Notes and Review - A Game As Old As Empire (Hiatt)


This book is everything that it claims to be on the book jacket. It “uncovers the inner workings of the institutions behind these economic manipulations”. In particular, it looks at some of the incredibly global institutions that are name dropped in a lot of contexts: World Bank, International Monetary Fund and the World Trade Organization. There are several stories here about loans that were given to countries which were supposed to build schools or upgrade the city hall building of a bustling city or one of a myriad of other reasons but never did that or help the people the money was supposed to help in any way.

I must admit that it was a pretty shocking revelation at several points. In particular, we get stories from the people in the field, the rank and file of organizations like the World Bank who are going abroad to assess if a given loan should be sanctioned or a banker who used to work in an island that was being used for offshore banking.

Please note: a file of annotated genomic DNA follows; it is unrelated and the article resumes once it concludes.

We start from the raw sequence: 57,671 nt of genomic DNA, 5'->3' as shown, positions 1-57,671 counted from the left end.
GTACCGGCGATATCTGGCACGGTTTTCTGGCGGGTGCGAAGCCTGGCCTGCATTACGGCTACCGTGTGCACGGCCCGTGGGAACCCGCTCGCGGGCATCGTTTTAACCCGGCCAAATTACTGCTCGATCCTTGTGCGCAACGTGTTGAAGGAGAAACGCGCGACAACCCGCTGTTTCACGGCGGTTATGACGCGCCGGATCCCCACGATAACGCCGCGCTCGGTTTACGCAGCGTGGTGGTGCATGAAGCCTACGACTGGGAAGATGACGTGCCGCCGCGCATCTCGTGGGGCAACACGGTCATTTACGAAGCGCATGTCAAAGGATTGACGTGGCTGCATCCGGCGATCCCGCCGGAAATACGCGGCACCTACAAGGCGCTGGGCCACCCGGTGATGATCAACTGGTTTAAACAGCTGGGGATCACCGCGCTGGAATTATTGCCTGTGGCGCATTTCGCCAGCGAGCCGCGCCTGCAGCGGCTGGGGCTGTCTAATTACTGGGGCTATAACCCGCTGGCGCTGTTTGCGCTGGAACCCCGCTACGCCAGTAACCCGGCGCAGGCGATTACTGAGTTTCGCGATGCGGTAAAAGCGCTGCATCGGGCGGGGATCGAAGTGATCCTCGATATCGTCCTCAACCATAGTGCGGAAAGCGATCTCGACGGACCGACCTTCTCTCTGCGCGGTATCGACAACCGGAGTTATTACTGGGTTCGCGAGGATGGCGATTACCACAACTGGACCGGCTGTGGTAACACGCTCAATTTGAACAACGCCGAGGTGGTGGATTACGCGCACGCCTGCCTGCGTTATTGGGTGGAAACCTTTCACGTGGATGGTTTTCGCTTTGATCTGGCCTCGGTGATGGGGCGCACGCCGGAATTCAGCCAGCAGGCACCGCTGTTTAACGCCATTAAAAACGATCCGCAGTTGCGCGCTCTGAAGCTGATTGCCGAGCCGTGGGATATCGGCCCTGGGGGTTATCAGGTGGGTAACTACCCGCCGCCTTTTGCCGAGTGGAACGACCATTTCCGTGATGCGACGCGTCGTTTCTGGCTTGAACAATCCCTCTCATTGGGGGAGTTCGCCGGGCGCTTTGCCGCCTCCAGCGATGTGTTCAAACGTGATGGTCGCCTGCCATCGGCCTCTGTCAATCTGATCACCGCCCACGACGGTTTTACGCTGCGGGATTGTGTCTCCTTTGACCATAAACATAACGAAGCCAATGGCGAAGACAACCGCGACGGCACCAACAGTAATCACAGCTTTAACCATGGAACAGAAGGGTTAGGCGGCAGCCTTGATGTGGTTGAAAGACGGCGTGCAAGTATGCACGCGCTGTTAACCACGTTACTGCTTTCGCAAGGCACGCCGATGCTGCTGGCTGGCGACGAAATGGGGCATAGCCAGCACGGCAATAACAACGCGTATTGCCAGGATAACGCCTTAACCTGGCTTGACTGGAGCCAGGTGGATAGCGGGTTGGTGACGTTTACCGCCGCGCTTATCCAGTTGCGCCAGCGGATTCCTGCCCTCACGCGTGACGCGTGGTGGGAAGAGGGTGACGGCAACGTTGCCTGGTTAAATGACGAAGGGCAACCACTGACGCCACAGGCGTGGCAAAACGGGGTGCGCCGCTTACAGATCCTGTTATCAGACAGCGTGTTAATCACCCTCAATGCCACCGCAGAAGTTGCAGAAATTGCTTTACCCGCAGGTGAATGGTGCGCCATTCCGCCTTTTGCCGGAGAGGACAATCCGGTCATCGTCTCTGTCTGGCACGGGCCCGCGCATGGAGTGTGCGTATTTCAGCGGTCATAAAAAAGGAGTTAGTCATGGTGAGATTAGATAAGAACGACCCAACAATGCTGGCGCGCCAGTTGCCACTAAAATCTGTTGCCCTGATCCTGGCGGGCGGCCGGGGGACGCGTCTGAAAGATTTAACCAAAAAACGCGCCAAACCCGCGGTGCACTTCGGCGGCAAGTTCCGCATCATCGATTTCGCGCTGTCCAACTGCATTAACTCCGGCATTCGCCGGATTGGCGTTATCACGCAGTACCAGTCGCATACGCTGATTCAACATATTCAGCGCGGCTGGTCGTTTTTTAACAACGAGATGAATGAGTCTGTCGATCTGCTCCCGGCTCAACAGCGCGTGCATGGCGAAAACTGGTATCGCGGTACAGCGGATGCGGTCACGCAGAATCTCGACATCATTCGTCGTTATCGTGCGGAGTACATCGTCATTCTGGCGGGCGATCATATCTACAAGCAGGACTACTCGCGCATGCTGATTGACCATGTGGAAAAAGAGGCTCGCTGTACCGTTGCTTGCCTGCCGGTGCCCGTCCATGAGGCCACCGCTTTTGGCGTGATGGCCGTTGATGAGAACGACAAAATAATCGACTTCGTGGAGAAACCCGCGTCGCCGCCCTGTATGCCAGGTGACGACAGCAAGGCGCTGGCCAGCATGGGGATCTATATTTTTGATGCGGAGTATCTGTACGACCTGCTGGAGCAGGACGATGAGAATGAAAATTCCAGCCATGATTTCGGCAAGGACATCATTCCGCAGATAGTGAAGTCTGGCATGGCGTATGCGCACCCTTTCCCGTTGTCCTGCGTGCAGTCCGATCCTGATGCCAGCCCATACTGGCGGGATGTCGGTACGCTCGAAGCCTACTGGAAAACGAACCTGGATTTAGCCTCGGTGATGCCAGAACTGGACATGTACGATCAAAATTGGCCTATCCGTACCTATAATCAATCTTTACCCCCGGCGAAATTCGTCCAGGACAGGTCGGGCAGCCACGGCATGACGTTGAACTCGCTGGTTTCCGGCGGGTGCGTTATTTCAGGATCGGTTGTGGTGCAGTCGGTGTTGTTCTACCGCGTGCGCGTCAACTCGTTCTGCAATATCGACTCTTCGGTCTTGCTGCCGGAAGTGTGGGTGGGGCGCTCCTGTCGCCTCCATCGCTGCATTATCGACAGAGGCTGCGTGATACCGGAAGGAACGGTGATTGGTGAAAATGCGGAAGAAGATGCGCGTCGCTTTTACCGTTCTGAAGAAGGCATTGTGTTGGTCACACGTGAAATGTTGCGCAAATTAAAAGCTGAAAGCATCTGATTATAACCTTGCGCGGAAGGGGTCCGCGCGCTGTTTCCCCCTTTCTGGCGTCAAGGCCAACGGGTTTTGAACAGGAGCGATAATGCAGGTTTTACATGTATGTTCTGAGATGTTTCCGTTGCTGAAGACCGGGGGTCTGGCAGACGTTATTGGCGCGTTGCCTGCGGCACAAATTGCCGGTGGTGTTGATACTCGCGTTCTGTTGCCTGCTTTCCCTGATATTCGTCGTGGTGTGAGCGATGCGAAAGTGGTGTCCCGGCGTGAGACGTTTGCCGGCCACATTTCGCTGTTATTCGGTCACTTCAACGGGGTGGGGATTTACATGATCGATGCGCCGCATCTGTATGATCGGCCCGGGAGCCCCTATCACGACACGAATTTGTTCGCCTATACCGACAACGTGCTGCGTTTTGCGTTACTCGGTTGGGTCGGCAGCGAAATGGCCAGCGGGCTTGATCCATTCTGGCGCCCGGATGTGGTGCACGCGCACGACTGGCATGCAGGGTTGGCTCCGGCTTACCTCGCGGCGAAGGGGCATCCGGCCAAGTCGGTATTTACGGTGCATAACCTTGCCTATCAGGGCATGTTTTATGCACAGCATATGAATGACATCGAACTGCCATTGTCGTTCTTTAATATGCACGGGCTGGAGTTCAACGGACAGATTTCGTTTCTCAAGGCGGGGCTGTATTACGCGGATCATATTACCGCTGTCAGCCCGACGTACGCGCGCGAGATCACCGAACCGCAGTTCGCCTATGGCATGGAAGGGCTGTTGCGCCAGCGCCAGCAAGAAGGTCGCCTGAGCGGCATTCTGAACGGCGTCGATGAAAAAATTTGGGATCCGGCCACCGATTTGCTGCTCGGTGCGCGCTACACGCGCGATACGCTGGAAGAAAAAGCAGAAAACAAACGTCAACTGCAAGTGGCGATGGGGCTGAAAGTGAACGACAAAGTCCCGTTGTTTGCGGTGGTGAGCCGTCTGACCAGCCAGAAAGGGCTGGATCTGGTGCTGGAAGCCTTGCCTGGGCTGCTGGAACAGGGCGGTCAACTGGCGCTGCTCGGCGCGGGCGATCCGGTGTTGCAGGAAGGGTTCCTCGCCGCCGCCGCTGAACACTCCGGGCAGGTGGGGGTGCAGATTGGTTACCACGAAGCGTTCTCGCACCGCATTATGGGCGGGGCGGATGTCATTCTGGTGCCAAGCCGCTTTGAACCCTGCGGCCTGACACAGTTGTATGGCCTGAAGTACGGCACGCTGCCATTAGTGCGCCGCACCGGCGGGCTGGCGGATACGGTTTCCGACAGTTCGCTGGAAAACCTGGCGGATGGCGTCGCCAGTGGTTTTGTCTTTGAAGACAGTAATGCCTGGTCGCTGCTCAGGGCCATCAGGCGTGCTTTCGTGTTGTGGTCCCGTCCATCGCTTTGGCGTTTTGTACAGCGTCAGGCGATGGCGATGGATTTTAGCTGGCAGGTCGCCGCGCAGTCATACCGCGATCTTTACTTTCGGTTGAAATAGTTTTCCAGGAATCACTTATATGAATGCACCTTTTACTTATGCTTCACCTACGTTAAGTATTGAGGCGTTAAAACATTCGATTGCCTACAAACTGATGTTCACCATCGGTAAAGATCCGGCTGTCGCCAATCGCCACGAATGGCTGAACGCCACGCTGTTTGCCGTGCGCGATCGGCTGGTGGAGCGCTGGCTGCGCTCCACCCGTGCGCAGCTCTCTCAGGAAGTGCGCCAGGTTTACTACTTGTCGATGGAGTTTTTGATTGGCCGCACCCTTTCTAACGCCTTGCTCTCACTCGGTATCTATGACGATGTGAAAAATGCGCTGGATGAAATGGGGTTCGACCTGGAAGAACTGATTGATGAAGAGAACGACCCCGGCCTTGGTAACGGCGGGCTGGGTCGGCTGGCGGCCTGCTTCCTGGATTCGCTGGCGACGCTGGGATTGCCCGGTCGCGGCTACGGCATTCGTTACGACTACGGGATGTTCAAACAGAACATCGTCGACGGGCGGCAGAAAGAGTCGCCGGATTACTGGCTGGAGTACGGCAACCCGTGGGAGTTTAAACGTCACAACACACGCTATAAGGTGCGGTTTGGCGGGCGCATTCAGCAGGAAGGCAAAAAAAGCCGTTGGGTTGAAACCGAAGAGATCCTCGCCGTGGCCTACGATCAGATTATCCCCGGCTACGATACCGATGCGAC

They tell stories about how their job affected the places that they were working in or the places they went to in Africa (this book focuses a lot on some countries in Sub-Saharan Africa) or about the ways in which the management and people above them were basically apathetic to the consequences of the things that their jobs were enabling. These stories are all backed up with actual data from reports or news articles which show the outcomes of the things that are discussed.

I particularly liked that the book doesn’t work as a list of testimonials where the reader is simply supposed to believe the people who are telling the story and the editor and not really question where they got their data. This was a refreshing non-fiction book about global economics, in that sense.